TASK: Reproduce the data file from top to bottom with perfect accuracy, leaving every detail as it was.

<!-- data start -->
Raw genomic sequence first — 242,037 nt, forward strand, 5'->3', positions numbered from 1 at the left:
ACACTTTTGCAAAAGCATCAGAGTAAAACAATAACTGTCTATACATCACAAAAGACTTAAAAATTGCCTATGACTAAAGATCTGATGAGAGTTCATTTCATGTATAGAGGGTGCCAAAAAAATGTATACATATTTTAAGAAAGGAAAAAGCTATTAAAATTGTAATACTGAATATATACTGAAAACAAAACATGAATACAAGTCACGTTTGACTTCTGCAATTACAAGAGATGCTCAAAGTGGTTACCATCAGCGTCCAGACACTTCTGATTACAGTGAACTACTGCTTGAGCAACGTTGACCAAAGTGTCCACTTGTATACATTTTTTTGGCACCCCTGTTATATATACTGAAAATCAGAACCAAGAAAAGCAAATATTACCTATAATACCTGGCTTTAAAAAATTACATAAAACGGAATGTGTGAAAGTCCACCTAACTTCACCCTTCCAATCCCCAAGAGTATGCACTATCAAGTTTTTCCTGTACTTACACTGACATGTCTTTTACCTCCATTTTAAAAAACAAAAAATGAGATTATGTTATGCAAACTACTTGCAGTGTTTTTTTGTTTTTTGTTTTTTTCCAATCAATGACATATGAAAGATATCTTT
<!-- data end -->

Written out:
Raw genomic sequence first — 242,037 nt, forward strand, 5'->3', positions numbered from 1 at the left:
ACACTTTTGCAAAAGCATCAGAGTAAAACAATAACTGTCTATACATCACAAAAGACTTAAAAATTGCCTATGACTAAAGATCTGATGAGAGTTCATTTCATGTATAGAGGGTGCCAAAAAAATGTATACATATTTTAAGAAAGGAAAAAGCTATTAAAATTGTAATACTGAATATATACTGAAAACAAAACATGAATACAAGTCACGTTTGACTTCTGCAATTACAAGAGATGCTCAAAGTGGTTACCATCAGCGTCCAGACACTTCTGATTACAGTGAACTACTGCTTGAGCAACGTTGACCAAAGTGTCCACTTGTATACATTTTTTTGGCACCCCTGTTATATATACTGAAAATCAGAACCAAGAAAAGCAAATATTACCTATAATACCTGGCTTTAAAAAATTACATAAAACGGAATGTGTGAAAGTCCACCTAACTTCACCCTTCCAATCCCCAAGAGTATGCACTATCAAGTTTTTCCTGTACTTACACTGACATGTCTTTTACCTCCATTTTAAAAAACAAAAAATGAGATTATGTTATGCAAACTACTTGCAGTGTTTTTTTGTTTTTTGTTTTTTTCCAATCAATGACATATGAAAGATATCTTT